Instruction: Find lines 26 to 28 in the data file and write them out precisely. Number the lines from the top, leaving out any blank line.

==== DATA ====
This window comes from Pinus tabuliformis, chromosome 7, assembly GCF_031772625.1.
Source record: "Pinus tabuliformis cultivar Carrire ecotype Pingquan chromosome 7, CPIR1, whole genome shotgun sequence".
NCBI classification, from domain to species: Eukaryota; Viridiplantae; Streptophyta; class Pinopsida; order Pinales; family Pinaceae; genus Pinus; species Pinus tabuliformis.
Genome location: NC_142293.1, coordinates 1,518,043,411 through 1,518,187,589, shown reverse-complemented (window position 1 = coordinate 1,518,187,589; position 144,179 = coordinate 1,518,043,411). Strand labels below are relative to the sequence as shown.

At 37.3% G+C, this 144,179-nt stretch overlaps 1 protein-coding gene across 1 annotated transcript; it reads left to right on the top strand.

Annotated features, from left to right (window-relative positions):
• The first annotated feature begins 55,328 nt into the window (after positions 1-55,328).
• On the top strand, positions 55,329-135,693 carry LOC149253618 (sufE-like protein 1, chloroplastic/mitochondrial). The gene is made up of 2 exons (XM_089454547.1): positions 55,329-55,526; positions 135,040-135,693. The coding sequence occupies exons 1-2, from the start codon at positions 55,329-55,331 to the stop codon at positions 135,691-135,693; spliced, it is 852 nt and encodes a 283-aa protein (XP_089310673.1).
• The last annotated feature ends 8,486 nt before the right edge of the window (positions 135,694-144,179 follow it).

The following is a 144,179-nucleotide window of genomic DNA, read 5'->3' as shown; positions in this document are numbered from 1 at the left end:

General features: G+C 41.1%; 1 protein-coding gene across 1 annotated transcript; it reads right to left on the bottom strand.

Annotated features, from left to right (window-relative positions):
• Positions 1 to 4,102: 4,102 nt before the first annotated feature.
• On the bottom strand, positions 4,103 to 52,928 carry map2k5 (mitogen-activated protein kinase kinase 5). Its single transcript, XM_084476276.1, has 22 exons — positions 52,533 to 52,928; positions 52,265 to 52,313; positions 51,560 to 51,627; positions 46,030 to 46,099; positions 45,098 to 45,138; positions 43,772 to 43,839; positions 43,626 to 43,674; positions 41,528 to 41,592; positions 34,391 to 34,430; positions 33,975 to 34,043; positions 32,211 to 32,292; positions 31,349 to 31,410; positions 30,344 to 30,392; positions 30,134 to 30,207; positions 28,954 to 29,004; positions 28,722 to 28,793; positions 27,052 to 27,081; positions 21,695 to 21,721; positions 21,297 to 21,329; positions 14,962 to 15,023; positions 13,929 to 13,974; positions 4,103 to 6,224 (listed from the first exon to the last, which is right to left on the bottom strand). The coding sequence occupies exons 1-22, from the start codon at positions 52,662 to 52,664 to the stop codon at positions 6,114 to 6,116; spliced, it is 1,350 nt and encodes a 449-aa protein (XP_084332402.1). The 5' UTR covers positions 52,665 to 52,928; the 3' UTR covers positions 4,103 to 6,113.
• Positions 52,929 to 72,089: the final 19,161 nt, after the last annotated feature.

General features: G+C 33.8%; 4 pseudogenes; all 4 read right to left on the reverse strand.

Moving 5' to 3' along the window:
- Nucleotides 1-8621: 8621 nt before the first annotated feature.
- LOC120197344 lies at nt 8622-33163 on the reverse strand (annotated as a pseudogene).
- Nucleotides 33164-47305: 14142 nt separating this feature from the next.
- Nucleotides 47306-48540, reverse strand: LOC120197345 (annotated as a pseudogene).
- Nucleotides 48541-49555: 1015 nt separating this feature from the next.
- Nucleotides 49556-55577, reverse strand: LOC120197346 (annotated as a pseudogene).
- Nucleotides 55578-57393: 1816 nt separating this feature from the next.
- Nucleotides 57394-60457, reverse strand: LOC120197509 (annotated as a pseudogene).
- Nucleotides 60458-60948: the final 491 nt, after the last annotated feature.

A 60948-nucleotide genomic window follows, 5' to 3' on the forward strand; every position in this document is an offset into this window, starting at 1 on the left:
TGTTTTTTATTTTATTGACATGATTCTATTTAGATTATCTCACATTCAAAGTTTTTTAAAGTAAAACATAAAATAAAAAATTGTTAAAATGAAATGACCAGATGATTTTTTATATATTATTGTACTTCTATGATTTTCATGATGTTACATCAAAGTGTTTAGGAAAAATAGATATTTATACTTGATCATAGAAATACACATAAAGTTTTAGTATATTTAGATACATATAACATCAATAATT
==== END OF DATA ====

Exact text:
- Nucleotides 60458-60948: the final 491 nt, after the last annotated feature.

A 60948-nucleotide genomic window follows, 5' to 3' on the forward strand; every position in this document is an offset into this window, starting at 1 on the left:
TGTTTTTTATTTTATTGACATGATTCTATTTAGATTATCTCACATTCAAAGTTTTTTAAAGTAAAACATAAAATAAAAAATTGTTAAAATGAAATGACCAGATGATTTTTTATATATTATTGTACTTCTATGATTTTCATGATGTTACATCAAAGTGTTTAGGAAAAATAGATATTTATACTTGATCATAGAAATACACATAAAGTTTTAGTATATTTAGATACATATAACATCAATAATT